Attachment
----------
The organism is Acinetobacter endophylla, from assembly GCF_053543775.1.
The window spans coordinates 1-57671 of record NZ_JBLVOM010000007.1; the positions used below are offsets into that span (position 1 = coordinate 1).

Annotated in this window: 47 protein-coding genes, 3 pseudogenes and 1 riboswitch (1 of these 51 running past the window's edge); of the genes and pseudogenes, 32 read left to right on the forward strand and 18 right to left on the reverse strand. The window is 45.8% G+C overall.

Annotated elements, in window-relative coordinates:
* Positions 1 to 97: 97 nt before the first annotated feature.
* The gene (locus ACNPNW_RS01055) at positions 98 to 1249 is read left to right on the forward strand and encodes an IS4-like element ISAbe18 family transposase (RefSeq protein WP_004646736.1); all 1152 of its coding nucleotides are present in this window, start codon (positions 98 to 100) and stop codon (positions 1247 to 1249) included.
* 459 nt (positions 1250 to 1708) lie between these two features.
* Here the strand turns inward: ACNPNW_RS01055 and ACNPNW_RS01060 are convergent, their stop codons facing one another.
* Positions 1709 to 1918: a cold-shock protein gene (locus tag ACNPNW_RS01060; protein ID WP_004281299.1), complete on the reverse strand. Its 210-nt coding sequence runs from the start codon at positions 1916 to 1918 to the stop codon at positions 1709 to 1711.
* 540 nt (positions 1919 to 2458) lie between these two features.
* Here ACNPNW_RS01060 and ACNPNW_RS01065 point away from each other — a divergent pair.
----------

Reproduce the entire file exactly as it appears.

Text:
The organism is Acinetobacter endophylla, from assembly GCF_053543775.1.
The window spans coordinates 1-57671 of record NZ_JBLVOM010000007.1; the positions used below are offsets into that span (position 1 = coordinate 1).

Annotated in this window: 47 protein-coding genes, 3 pseudogenes and 1 riboswitch (1 of these 51 running past the window's edge); of the genes and pseudogenes, 32 read left to right on the forward strand and 18 right to left on the reverse strand. The window is 45.8% G+C overall.

Annotated elements, in window-relative coordinates:
* Positions 1 to 97: 97 nt before the first annotated feature.
* The gene (locus ACNPNW_RS01055) at positions 98 to 1249 is read left to right on the forward strand and encodes an IS4-like element ISAbe18 family transposase (RefSeq protein WP_004646736.1); all 1152 of its coding nucleotides are present in this window, start codon (positions 98 to 100) and stop codon (positions 1247 to 1249) included.
* 459 nt (positions 1250 to 1708) lie between these two features.
* Here the strand turns inward: ACNPNW_RS01055 and ACNPNW_RS01060 are convergent, their stop codons facing one another.
* Positions 1709 to 1918: a cold-shock protein gene (locus tag ACNPNW_RS01060; protein ID WP_004281299.1), complete on the reverse strand. Its 210-nt coding sequence runs from the start codon at positions 1916 to 1918 to the stop codon at positions 1709 to 1711.
* 540 nt (positions 1919 to 2458) lie between these two features.
* Here ACNPNW_RS01060 and ACNPNW_RS01065 point away from each other — a divergent pair.